The lesson for employers here is that there are some instances where even the best workplace safety regimen can’t prevent an employee from sustaining a workplace injury. If they have an accident in the parking lot of the business building where you have an office, there is a good chance they could file a workers’ comp claim and receive benefits. On the other hand, other dangers on your premises – think icy walkways – can be minimized with proper risk management, by alerting your landlord (if you rent) if there are such dangers, for example.

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Affordable Care Act

Beware of the Whistleblower Complaint By now you should be aware of the various penalties that can be levied against employers for not providing health insurance to their full-time employees once the employer mandate takes full effect. But are you aware of another liability contained in the Affordable Care Act – the whistleblower complaint? The task of investigating whistleblower complaints is the responsibility of the federal Occupational Safety and Health Administration. Employees that feel they’ve been wronged in terms of the ACA have 180 days to file an administrative complaint with the OSHA Whistleblower Directorate. So far there have been no Department of Labor (DOL) administrative tribunals for an ACA whistleblower complaint. That’s not surprising since the employer mandate has partly taken effect only this year for employers with 100 or more full-time or full-time equivalent employees. While there have been no tribunals, OSHA has received one complaint that was thrown out. Nonetheless, the case could be a reflection of what a complaint might look like in the future, after the employer mandate is fully implemented. THE CASE

A woman employed as a “durational employee” by the

Housing Authority of Columbus, GA, filed an ACA whistleblower complaint in August 2014. She alleged that she was terminated in January 2014 – four months after she’d refused to sign and acknowledge that she understood “and agreed” with the terms of the company’s policy on health coverage for employees. Those were laid out in a letter she’d received in September 2013, which stated that durational employees were ineligible for participation in the employer’s group health insurance plan and that only regular, full-time employees were eligible.

She said that after she had refused to sign, she received her first unsatisfactory performance evaluation and a significantly lower annual bonus based on the unsatisfactory review. She alleged that adverse employment actions were the result of her refusal to accept the terms. OSHA dismissed the complaint, on the grounds that it was filed too late – more than 180 days following the date of termination. The woman appealed the decision to the DOL Office of Administrative Law, claiming that her complaint was timely because she had attempted, unsuccessfully, to file complaints within the 180-day statute of limitations with other federal agencies. But the administrative law judge threw out the complaint, saying the employer could not be held liable for retaliation prior to the effective date of the employer mandate. THE TAKEAWAY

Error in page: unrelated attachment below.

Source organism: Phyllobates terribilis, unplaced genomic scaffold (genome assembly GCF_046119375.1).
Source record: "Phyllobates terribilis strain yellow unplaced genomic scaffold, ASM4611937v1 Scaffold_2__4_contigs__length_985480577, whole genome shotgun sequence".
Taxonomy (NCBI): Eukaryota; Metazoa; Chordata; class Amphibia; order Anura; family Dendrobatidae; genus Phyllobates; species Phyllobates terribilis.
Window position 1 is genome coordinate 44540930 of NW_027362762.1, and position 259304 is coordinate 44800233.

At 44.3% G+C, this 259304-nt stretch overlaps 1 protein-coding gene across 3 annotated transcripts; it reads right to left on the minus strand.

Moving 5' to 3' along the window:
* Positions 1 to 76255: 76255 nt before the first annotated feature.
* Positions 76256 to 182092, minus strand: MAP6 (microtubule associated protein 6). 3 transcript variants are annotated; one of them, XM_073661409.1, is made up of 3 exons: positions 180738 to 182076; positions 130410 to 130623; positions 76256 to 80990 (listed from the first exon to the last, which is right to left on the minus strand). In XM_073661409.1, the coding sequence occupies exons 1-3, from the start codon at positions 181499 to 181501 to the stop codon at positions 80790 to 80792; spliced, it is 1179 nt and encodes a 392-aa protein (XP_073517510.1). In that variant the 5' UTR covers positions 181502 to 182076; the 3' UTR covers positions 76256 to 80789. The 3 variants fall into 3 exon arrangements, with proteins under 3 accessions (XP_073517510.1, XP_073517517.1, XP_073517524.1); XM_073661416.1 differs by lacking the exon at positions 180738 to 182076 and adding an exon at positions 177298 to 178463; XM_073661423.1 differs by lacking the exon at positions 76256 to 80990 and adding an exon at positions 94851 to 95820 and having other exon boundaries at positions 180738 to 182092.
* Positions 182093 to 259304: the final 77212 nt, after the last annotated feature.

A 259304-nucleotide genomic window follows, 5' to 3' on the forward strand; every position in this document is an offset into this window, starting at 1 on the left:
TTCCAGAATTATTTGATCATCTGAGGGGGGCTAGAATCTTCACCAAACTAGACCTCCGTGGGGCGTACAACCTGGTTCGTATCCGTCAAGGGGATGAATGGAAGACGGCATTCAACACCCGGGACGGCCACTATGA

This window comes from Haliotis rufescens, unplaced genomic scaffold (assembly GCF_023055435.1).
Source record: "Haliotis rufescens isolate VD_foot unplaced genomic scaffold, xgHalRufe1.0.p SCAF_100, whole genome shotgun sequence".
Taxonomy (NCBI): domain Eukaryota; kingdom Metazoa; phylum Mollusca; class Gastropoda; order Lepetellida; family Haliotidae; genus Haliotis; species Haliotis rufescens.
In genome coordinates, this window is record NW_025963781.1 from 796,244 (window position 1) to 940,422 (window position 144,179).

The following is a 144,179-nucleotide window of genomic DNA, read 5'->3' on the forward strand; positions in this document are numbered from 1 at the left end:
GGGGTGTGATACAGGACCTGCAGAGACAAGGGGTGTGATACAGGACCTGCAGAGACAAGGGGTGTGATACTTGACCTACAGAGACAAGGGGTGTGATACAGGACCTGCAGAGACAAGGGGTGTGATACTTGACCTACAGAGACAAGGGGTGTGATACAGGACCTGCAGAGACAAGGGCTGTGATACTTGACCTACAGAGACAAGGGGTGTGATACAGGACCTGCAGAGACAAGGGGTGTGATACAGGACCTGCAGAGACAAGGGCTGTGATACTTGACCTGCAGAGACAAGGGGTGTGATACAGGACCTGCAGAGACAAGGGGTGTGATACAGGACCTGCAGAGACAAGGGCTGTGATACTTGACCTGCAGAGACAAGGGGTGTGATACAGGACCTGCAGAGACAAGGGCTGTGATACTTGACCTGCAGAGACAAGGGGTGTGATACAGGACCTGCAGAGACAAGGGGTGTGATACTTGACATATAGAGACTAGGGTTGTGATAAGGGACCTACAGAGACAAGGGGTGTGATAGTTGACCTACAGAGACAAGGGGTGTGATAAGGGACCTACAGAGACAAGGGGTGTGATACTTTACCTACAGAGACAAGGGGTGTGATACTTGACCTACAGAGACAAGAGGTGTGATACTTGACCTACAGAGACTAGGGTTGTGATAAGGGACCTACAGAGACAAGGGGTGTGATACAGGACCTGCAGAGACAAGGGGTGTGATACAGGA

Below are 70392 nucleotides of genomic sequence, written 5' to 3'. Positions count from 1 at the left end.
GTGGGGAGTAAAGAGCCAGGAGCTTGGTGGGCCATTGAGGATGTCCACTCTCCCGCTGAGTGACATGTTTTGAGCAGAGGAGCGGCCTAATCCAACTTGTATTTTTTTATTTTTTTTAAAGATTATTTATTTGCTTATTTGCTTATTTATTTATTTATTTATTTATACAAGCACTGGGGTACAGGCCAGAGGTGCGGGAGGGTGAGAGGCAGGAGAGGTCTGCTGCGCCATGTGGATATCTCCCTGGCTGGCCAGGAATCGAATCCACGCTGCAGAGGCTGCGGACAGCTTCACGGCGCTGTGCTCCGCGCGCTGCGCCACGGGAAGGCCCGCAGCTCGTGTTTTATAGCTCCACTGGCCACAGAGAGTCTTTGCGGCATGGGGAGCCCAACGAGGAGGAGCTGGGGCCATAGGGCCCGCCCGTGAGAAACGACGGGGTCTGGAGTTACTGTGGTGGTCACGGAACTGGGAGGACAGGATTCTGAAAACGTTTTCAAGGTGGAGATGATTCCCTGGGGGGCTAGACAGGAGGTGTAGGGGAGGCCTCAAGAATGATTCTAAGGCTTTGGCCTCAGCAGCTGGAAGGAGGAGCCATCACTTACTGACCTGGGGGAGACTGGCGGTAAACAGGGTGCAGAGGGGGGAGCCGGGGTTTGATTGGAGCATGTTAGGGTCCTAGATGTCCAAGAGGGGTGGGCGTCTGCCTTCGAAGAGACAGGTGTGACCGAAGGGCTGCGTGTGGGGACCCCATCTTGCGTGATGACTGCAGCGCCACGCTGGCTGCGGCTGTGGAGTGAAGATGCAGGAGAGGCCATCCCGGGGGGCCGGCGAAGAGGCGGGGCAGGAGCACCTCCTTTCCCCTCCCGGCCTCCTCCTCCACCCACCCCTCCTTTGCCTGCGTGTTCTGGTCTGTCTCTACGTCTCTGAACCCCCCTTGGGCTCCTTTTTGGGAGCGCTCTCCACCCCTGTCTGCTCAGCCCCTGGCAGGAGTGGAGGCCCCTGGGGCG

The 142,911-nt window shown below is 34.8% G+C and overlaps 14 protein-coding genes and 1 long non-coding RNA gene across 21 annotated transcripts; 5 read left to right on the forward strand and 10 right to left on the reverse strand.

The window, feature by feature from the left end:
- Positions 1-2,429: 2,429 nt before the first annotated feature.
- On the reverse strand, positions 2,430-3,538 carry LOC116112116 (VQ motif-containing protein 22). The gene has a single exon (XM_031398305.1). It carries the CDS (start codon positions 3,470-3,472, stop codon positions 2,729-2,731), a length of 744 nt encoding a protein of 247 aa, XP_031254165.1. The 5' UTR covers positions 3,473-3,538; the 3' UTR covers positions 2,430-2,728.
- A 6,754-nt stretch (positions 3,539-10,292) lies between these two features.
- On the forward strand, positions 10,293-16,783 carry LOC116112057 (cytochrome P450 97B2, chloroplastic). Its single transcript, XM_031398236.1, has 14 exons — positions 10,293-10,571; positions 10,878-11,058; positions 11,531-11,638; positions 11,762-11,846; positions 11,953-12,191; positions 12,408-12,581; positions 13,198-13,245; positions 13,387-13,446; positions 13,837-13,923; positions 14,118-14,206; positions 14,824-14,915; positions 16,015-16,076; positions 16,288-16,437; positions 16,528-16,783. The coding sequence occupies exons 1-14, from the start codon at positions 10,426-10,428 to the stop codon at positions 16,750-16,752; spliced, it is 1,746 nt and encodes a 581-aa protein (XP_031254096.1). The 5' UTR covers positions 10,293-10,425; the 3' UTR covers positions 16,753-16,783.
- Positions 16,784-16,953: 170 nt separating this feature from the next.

The case illustrates the most likely scenario under which an employee may gain ACA whistleblower protection after this year. Other whistleblower complaints likely to surface in 2016 would concern complaints of adverse employment actions taken after an employer receives notice that one or more of its employees qualified for a tax credit or a subsidy for purchasing health benefits through a public exchange. However, all complaints must be filed within 180 days of an adverse employment action.


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ABOUT US The Risk Report is provided to members of Visual Media Alliance and clients of Visual Media Alliance Insurance Services, its wholly owned subsidiary. VMA Insurance Services provides a full suite of insurance programs including property and liability, commercial auto, management liability, professional liability (errors & omissions), and group health programs to over 750 firms. VICE PRESIDENT David Katz COMMERCIAL INSURANCE CUSTOMER SERVICE REPS Crystal Carlson, Renee Prescott HEALTH INSURANCE CUSTOMER SERVICE REPS Lena Nelson, Sue Benavente

March 2015

EXCHANGE NOTICE ALERT IN DECEMBER, the California public health insurance exchange started sending letters to employers to notify them that at least one of their employees had received subsidized coverage through an exchange. WHAT DO TO If you’ve received one of these letters, it’s for information purposes only since the employer mandate was only implemented partially this year for employers with 100 or more employees.

Because of this, no penalty is being assessed this year. But if you received one of these letters, let it serve as a warning about the potential penalties you could face in the future if one of your employees goes to an exchange and qualifies for subsidies. For now, you may want to review your records with respect to each individual for whom you received a notification letter.

INSURANCE.VMA.BZ 800-659-3363 This newsletter is not intended to provide legal advice, but rather perspective on recent regulatory issues, trends and standards affecting insurance, workplace safety, risk management and employee benefits. Please consult your broker or legal counsel for further information on the topics covered herein. Produced by Risk Media Solutions on behalf of Visual Media Alliance. All rights reserved.

Risk Report - 2015 Q2  

The Risk Report is provided to members of Visual Media Alliance and clients of VMA Insurance Services, its wholly owned subsidiary. VMA Insu...

Risk Report - 2015 Q2  

The Risk Report is provided to members of Visual Media Alliance and clients of VMA Insurance Services, its wholly owned subsidiary. VMA Insu...